Yes the times are a changing (slowly) but notice how it's the states leading the charge and not the US Gov? States are feeling pressures to find revenues and regulated online games are one way to do it. That yahoo Bill Frist (may he rot in hell) forced that abortion of a law down our throats and then left the Senate. Of course if the Fed govt regulated online gaming it would truly be screwed up every which way. This way the states get the revenue and the people of the state have at least a modicum of control over the issue. It will still be driven by the powers and lobbyists but not to the extent a federal law would be. And hell I'm all for the states taking a bit of power away from the feds.

12:35 PM  
Blogger Iron Mike Sharpe said...

Man, I miss those good online poker days. I joined the party a little late. I opened an online account at Party Poker maybe a year before UIGEA caused most of the online rooms to boot USA players. I bought a couple of books on Limit Poker and read them. Then deposited $250 + $50 sign on bonus at Party. Lost half of it the first weekend and re-read the books. Over the next year was able to run that small stake up to about $7000 just playing here and there after work. Withdrew my money once UIGEA hit. Eventually bought in on Full Tilt a few years later. However, I only played after coming home from the bars and would play either NLHE cash games or tourneys late at night drunk. Was a donator for a few years before I quit boozing.

Now I have no desire to even play online were it to become big again in the States. Too many multi-tablers playing with HUDs, and playing good poker now. It's a lot of work to be a profitable player online now. Plus, I'm already in front of a computer at work 40+ hours a week. Sitting in front of my laptop at home is the last thing I want to do.

Luckily, I live in a market with four poker rooms. Though, that might be two too many. I think less people are playing now than a few years ago. And the fish are getting better. I really need to work on my live game. I'm profitable, but I could earn more money getting a "real" second job than I am at playing poker.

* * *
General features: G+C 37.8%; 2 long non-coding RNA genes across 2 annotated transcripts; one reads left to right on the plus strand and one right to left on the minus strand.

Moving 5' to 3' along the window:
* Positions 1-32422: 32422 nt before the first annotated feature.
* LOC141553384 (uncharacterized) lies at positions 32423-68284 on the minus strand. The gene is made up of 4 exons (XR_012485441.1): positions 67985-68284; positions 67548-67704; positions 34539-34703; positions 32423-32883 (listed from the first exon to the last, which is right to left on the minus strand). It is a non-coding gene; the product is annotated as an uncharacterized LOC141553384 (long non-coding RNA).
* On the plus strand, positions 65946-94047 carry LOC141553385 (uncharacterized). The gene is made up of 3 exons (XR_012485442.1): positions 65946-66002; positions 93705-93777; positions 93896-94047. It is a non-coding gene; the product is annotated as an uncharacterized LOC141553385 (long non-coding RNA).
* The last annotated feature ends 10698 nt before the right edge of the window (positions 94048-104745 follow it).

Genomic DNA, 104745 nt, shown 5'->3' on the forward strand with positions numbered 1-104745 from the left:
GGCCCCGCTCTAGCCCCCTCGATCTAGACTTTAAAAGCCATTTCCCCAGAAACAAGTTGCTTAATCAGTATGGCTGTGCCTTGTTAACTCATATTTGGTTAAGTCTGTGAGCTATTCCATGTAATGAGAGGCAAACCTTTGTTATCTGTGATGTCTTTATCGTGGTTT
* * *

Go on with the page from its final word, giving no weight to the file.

I do enjoy the social aspect of live poker. I'm pretty damn friendly at the table and will engage anyone in conversation. I never get mad at the fish. Always congratulate them when they beat me. Heck, I had my biggest losing session two weeks ago caused by the same fish who kept rivering me every hand. And I still was very friendly with him and kept joking around with him until I finally left.

I'd probably win a little more if I cut down on my socializing and paid more attention. But this isn't my career or anything.

12:38 PM  
Blogger Iron Mike Sharpe said...

I wonder if the online push will happen in many states, though. I have to think the casinos might balk at supporting online gaming. I think they are starting to swing that way. And if they don't want it, they will dump a lot of money into lobbying efforts to keep it out.

Live gaming is expanding into many markets, while at the same time other markets are dying. Tunica and Atlantic City will die at some time.

In Tunica, I think they are down to just two poker rooms and CET has shut down one of their casinos there.

Atlantic City is in a world of hurt. There is no way they are going to last, I'd imagine a lot of their casinos will shut down over the next several years. You've got Pennsylvania, Ohio, and Maryland that have been getting into the gaming business over the last few years. That has caused people to not travel to AC. New York is in the process of approving four casinos. If they ever do, it is game over for NJ.

Heck, Moody's has downgraded the USA gambling industry from stable to negative recently:

12:50 PM  
Blogger angerisagift said...

prefer online the beer is cheap and kush better in my poker room

1:17 PM  
Blogger Memphis MOJO said...

Bovada doesn't identify the players, so HUDs don't work there, at least as far as I know. I wouldn't try and make a living there, but it's fun to dabble around.

6:13 PM  
Blogger ManInBlack said...

aww man i missed u. next time send me a text

4:43 AM